[This was originally published on the OSVDB blog.]
While chatting with a journalist about risks and ratings. I think the conversation started with a discussion on CVSS, but moved on to more general risk ratings. This lead me to wonder about the usefulness of Internet risk/threat ratings that some security companies maintain. Does anyone use them? Do they help anyone other than journalists who tend to reference them as if it gives us a meaning or measure of the current risk?
Such ratings suffer from the same problem any other vulnerability/risk scoring system does. They tend to be overly complex, too subjective, or too simple. When I took notes to remind myself to blog about this, I noted the ratings of a few security outfits:
Symantec Threatcon is Level 3: High (currently at 1, max 4)
ISS Alertcon is Level 2 and says we will be at this level until Jan 6 (currently at 1, anticipated through Feb 2, max 4)
SANS is at Yellow (currently at Green, 1 of 4)
Does any of that really help you?
The initial ratings were taken in the midst of the WMF massacre, in which thousands of sites hosted hostile code that could compromise a system just by browsing a web page. Attack vectors quickly spread to spam/email and IM networks. According to SANS, “It is extremely hard to protect against this vulnerability“. Secunia and Symantec flagged the vulnerability “Extremely critical,” and rated it 9.4 on its 10-point scale respectively. Within hours, computer virus and spyware authors were using the flaw to distribute malicious programs that could allow them to take over and remotely control afflicted computers. This vulnerability affects all flavors of Windows which runs on an estimated 90% of personal computers. Some reports indicate 10% of computers had fallen victim to this exploit.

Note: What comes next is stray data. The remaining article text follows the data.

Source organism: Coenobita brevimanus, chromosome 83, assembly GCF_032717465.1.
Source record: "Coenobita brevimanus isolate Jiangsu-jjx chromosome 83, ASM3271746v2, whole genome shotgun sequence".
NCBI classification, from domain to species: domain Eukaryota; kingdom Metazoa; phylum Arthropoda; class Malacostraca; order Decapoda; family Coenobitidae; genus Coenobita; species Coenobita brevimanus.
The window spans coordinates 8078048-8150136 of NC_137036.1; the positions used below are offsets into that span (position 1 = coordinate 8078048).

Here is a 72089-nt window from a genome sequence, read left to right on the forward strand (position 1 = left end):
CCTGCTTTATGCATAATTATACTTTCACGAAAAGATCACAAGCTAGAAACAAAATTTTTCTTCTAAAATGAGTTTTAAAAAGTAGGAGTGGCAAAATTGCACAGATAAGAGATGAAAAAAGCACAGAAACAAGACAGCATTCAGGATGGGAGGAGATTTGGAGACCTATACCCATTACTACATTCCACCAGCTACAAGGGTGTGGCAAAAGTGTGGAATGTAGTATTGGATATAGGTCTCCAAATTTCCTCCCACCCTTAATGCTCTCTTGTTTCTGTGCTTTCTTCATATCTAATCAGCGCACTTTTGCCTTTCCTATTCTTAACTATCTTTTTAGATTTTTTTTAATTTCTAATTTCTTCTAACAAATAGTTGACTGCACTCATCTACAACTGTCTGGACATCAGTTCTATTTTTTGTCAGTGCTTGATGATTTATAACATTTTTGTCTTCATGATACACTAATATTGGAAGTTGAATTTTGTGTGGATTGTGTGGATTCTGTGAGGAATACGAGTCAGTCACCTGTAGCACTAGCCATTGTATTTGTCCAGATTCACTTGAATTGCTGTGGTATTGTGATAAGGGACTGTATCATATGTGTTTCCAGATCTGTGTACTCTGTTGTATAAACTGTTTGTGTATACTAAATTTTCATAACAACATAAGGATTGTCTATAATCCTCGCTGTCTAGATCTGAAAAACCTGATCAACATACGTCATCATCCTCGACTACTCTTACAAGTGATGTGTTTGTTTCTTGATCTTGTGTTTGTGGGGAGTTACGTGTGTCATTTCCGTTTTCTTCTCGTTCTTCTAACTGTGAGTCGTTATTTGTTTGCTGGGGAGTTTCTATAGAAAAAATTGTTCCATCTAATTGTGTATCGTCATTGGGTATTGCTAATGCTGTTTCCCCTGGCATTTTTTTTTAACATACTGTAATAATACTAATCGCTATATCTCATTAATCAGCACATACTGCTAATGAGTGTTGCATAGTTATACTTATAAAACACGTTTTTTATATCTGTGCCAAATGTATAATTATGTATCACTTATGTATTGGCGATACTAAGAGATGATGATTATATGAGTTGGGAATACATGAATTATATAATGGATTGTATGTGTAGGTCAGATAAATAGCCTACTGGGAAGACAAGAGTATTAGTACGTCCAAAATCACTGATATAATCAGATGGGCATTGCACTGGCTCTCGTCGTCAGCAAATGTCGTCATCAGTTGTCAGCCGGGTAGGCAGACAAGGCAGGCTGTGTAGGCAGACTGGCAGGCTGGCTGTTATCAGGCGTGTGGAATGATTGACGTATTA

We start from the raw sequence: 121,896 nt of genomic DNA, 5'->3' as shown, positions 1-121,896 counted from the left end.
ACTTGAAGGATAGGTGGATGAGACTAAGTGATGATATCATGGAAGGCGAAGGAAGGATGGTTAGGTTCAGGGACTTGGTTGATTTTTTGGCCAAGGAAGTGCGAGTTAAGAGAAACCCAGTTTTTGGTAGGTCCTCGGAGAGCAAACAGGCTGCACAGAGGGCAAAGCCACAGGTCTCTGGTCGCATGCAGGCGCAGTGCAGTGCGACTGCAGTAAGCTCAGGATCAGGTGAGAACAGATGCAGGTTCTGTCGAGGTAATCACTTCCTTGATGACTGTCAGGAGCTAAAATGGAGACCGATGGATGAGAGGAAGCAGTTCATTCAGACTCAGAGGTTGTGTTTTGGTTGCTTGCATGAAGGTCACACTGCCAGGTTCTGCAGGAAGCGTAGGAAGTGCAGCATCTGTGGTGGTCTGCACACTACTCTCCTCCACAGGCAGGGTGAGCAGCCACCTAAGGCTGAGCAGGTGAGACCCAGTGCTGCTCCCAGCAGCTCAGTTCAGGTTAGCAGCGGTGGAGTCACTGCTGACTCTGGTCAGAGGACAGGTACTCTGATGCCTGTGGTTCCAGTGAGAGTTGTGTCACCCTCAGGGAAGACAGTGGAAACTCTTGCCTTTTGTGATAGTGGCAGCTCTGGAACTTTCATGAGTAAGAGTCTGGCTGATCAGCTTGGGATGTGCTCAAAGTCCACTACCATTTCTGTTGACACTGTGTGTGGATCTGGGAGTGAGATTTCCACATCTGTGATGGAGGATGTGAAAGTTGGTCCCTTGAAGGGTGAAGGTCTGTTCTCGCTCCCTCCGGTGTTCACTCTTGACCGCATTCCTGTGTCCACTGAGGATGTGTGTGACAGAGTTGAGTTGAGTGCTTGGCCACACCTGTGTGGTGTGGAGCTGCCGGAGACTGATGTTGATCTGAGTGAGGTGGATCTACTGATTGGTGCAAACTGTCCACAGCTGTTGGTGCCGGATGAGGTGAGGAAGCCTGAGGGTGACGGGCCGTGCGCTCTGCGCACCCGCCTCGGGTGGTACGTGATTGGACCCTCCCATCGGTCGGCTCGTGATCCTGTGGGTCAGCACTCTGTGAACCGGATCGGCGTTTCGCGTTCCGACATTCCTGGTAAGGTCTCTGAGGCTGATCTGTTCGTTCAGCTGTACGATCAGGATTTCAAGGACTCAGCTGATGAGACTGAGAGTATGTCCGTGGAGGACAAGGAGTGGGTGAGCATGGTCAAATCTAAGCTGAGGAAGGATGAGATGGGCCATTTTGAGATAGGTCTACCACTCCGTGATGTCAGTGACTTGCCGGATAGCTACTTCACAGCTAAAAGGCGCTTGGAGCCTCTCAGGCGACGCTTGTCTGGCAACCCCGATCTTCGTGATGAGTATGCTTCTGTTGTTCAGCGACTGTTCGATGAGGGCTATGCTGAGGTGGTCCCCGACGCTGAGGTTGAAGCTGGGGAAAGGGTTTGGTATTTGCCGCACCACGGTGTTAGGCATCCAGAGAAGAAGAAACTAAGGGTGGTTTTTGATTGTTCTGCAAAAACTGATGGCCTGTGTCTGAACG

Now, we’re in the middle of the CME-24/Blackworm/Nyxem/Blackmal/Mywife outbreak, and all three are at level 1. Does this rating system help you?